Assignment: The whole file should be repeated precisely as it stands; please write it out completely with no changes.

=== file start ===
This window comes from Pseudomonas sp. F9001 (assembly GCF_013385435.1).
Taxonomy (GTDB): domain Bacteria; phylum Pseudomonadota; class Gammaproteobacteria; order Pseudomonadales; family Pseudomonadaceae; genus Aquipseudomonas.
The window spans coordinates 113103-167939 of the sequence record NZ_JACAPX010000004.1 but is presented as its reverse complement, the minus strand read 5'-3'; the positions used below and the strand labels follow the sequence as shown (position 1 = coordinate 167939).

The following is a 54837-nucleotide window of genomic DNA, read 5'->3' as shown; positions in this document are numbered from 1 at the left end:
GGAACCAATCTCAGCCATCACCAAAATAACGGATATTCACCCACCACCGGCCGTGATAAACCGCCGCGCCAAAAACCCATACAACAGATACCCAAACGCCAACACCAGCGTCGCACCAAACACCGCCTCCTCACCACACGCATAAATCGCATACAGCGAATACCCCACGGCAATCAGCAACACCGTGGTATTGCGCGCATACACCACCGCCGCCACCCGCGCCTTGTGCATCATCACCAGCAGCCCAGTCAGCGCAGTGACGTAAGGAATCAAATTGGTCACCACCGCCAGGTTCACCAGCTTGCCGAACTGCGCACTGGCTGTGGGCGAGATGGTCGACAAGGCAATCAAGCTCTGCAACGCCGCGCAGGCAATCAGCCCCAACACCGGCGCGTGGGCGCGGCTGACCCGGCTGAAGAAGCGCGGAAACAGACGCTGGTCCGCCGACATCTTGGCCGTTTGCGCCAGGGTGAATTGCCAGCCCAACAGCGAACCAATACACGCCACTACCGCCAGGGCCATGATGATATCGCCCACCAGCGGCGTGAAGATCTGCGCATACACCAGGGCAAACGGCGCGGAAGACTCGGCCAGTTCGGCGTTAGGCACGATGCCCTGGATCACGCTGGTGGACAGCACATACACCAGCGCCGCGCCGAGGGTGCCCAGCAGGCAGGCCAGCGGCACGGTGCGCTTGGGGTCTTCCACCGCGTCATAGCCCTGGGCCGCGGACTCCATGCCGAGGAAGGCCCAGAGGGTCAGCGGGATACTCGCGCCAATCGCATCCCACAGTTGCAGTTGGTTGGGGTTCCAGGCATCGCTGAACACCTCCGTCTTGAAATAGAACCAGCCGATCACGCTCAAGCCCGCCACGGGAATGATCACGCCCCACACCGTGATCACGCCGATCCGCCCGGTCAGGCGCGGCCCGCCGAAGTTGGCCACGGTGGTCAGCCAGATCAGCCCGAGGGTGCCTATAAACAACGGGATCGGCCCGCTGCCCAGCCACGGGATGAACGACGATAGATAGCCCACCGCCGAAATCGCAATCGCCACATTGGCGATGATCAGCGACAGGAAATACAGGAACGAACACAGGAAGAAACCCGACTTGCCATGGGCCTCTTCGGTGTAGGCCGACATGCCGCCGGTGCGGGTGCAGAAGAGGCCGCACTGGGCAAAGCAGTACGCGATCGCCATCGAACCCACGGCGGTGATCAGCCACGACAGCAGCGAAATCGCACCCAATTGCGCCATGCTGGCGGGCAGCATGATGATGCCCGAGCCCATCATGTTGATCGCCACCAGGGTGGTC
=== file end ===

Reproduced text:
This window comes from Pseudomonas sp. F9001 (assembly GCF_013385435.1).
Taxonomy (GTDB): domain Bacteria; phylum Pseudomonadota; class Gammaproteobacteria; order Pseudomonadales; family Pseudomonadaceae; genus Aquipseudomonas.
The window spans coordinates 113103-167939 of the sequence record NZ_JACAPX010000004.1 but is presented as its reverse complement, the minus strand read 5'-3'; the positions used below and the strand labels follow the sequence as shown (position 1 = coordinate 167939).

The following is a 54837-nucleotide window of genomic DNA, read 5'->3' as shown; positions in this document are numbered from 1 at the left end:
GGAACCAATCTCAGCCATCACCAAAATAACGGATATTCACCCACCACCGGCCGTGATAAACCGCCGCGCCAAAAACCCATACAACAGATACCCAAACGCCAACACCAGCGTCGCACCAAACACCGCCTCCTCACCACACGCATAAATCGCATACAGCGAATACCCCACGGCAATCAGCAACACCGTGGTATTGCGCGCATACACCACCGCCGCCACCCGCGCCTTGTGCATCATCACCAGCAGCCCAGTCAGCGCAGTGACGTAAGGAATCAAATTGGTCACCACCGCCAGGTTCACCAGCTTGCCGAACTGCGCACTGGCTGTGGGCGAGATGGTCGACAAGGCAATCAAGCTCTGCAACGCCGCGCAGGCAATCAGCCCCAACACCGGCGCGTGGGCGCGGCTGACCCGGCTGAAGAAGCGCGGAAACAGACGCTGGTCCGCCGACATCTTGGCCGTTTGCGCCAGGGTGAATTGCCAGCCCAACAGCGAACCAATACACGCCACTACCGCCAGGGCCATGATGATATCGCCCACCAGCGGCGTGAAGATCTGCGCATACACCAGGGCAAACGGCGCGGAAGACTCGGCCAGTTCGGCGTTAGGCACGATGCCCTGGATCACGCTGGTGGACAGCACATACACCAGCGCCGCGCCGAGGGTGCCCAGCAGGCAGGCCAGCGGCACGGTGCGCTTGGGGTCTTCCACCGCGTCATAGCCCTGGGCCGCGGACTCCATGCCGAGGAAGGCCCAGAGGGTCAGCGGGATACTCGCGCCAATCGCATCCCACAGTTGCAGTTGGTTGGGGTTCCAGGCATCGCTGAACACCTCCGTCTTGAAATAGAACCAGCCGATCACGCTCAAGCCCGCCACGGGAATGATCACGCCCCACACCGTGATCACGCCGATCCGCCCGGTCAGGCGCGGCCCGCCGAAGTTGGCCACGGTGGTCAGCCAGATCAGCCCGAGGGTGCCTATAAACAACGGGATCGGCCCGCTGCCCAGCCACGGGATGAACGACGATAGATAGCCCACCGCCGAAATCGCAATCGCCACATTGGCGATGATCAGCGACAGGAAATACAGGAACGAACACAGGAAGAAACCCGACTTGCCATGGGCCTCTTCGGTGTAGGCCGACATGCCGCCGGTGCGGGTGCAGAAGAGGCCGCACTGGGCAAAGCAGTACGCGATCGCCATCGAACCCACGGCGGTGATCAGCCACGACAGCAGCGAAATCGCACCCAATTGCGCCATGCTGGCGGGCAGCATGATGATGCCCGAGCCCATCATGTTGATCGCCACCAGGGTGGTC